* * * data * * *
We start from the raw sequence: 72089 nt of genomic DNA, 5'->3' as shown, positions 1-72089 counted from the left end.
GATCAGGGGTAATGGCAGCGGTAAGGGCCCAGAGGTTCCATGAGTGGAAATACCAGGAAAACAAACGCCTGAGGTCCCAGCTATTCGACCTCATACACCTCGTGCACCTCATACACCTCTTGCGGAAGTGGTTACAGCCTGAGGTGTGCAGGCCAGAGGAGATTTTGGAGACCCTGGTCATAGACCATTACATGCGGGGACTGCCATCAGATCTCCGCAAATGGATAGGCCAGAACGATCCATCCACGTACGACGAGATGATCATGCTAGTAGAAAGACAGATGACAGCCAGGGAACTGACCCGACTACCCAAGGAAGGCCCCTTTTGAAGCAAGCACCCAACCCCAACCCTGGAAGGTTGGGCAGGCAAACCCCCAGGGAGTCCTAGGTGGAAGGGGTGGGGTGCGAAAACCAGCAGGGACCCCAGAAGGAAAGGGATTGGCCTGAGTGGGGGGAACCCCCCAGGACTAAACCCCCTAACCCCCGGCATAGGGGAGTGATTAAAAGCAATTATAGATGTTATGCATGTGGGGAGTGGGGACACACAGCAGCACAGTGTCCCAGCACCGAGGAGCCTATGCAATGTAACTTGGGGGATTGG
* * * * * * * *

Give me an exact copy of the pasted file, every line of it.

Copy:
We start from the raw sequence: 72089 nt of genomic DNA, 5'->3' as shown, positions 1-72089 counted from the left end.
GATCAGGGGTAATGGCAGCGGTAAGGGCCCAGAGGTTCCATGAGTGGAAATACCAGGAAAACAAACGCCTGAGGTCCCAGCTATTCGACCTCATACACCTCGTGCACCTCATACACCTCTTGCGGAAGTGGTTACAGCCTGAGGTGTGCAGGCCAGAGGAGATTTTGGAGACCCTGGTCATAGACCATTACATGCGGGGACTGCCATCAGATCTCCGCAAATGGATAGGCCAGAACGATCCATCCACGTACGACGAGATGATCATGCTAGTAGAAAGACAGATGACAGCCAGGGAACTGACCCGACTACCCAAGGAAGGCCCCTTTTGAAGCAAGCACCCAACCCCAACCCTGGAAGGTTGGGCAGGCAAACCCCCAGGGAGTCCTAGGTGGAAGGGGTGGGGTGCGAAAACCAGCAGGGACCCCAGAAGGAAAGGGATTGGCCTGAGTGGGGGGAACCCCCCAGGACTAAACCCCCTAACCCCCGGCATAGGGGAGTGATTAAAAGCAATTATAGATGTTATGCATGTGGGGAGTGGGGACACACAGCAGCACAGTGTCCCAGCACCGAGGAGCCTATGCAATGTAACTTGGGGGATTGG